So I find it odd when the people who represent the industry in Washington D.C., like the Nuclear Energy Institute, propose a very different approach, based not on merit and performance but on massive public subsidies. They run their plants like Admiral Rickover’s nuclear navy, but they want the government to throw money at them like a drunken sailor.
Look what’s on the wish list they’re shopping in Congress right now:
- A “permanent financing platform” for nuclear plant development — basically a special public bank, so they don’t have to compete for private financing.
- Tax incentives for nuclear energy manufacturing and production.
- Nuclear fuel supply and “management” of used fuels — free or reduced lunch, coming and going.
- “A cost-shared, public-private partnership to advance development and deployment of small modular reactors.”
Sweet! You have to look at this in context to fully appreciate the audacity and irony.
Congress is tied up in knots over the prospect of offering a very limited public option for health care to a small number of Americans. Ideological opponents in the Senate fear this is the camel’s nose under the tent for socialized medicine. And yet the nuclear industry is proposing a full-tilt single-payer approach for nuclear financing to attract the votes of the very Senators whose free-market principles preclude support for a public option in health care legislation?
And how does this proposal square with the lessons of the Great Recession? What NEI is asking for here is socialization of risk on an epic scale — shielding the industry from market evaluations of risk by foisting it off on taxpayers. Isn’t shucking and jiving and playing shell games with risk exactly what touched off the financial crisis and the 10 percent + unemployment that ensued? And this time, it’s not a matter of backing into a bailout because existing institutions are too big to fail. NEI is proposing to prospectively create huge government liabilities in order to foster the development of a new nuclear industry that would stand above market judgments of risk and competitiveness … and all this to garner votes from Senators who espouse fiscal restraint?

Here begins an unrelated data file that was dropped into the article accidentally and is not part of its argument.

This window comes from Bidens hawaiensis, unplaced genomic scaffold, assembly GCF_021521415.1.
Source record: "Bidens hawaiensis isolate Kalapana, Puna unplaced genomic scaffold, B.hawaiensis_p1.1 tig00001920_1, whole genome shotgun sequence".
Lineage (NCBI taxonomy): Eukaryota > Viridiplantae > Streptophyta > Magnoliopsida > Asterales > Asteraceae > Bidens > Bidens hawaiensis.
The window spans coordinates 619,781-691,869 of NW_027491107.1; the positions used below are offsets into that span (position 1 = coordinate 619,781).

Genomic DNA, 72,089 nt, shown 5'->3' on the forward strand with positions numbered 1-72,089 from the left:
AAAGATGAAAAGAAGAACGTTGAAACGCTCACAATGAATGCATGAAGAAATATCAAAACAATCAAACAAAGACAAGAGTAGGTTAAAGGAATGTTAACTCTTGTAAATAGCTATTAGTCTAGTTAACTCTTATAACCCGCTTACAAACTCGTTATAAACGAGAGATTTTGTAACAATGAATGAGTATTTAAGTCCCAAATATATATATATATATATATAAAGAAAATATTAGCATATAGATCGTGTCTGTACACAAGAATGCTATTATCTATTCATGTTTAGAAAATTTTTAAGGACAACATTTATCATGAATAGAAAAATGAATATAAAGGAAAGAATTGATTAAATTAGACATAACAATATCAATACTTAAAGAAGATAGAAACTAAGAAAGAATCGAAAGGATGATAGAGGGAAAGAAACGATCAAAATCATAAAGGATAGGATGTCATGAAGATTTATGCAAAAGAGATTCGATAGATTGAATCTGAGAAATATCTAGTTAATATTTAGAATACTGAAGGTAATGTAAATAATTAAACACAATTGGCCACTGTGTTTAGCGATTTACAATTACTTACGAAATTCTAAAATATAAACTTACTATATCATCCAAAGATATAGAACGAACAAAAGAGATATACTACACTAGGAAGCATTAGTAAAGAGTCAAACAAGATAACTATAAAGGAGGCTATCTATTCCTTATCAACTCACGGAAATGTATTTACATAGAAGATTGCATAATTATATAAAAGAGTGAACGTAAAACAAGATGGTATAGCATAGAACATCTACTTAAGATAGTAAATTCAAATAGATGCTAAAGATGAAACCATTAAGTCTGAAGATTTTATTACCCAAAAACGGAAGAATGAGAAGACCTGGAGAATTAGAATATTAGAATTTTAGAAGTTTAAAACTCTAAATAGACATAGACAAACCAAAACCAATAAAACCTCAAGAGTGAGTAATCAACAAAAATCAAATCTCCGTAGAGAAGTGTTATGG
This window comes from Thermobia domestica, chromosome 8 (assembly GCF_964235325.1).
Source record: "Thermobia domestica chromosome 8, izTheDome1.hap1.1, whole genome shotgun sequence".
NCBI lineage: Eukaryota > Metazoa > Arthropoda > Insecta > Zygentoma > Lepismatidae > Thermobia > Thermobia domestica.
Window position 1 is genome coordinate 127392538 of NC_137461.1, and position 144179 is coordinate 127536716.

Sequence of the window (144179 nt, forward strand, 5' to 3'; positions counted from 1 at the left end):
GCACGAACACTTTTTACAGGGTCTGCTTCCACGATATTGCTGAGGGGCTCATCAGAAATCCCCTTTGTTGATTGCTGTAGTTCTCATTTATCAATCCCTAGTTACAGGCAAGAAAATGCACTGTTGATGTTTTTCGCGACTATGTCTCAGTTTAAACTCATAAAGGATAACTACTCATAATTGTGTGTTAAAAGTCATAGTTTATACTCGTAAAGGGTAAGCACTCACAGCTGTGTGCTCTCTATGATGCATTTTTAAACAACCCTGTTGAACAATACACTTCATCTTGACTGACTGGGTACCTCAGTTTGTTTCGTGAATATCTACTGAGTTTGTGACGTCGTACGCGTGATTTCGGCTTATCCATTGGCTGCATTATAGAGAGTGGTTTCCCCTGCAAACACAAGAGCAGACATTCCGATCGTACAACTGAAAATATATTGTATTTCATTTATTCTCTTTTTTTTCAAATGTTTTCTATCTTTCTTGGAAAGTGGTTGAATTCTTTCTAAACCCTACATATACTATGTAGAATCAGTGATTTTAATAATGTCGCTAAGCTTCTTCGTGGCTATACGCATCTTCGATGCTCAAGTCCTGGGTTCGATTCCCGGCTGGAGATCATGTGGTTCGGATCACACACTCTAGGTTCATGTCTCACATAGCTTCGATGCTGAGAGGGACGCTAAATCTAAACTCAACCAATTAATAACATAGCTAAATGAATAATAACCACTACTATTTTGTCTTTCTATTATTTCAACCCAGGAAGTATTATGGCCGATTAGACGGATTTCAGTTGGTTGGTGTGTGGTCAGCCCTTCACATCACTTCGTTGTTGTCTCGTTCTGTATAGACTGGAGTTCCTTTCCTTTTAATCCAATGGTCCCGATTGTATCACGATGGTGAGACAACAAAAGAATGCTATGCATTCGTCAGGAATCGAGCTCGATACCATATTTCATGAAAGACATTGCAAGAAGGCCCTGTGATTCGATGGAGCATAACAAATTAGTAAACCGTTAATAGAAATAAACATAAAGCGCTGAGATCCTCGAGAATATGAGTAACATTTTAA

Look, why don’t we meet halfway here? I’m not a fan of nuclear power, but I’ll concede that it merits another look in light of the climate emergency — the urgent imperative to decarbonize our energy system on a massive scale. A cap on carbon emissions will do more to improve the competitive prospects for nuclear than all the public subsidies they are likely to win from a Congress that’s turning from stimulus mode toward deficit reduction.
And it’s fair. If nuclear advocates really believe in their technology, why don’t they join the fight for a carbon cap and compete for the market space it creates without passing off all the risk to taxpayers?
To be honest, I’d bet against the nuclear industry in a fair competition like that. It’s not because I think they’re incompetent; on the contrary, they’re among the most capable people I know. It’s because I think the technology is inherently too risky, complicated, and expensive. I believe there are cleaner, cheaper, more reliable options that can scale to the climate challenge — energy solutions we WANT the rest of the world to have.
But I’d expect the nuclear industry, if it really believes in its product, to take the other side of the bet. And I’d expect Senators who believe in competition, accountability, and fiscal discipline to give the nuclear industry a fair shot, not a free ride at taxpayers’ expense.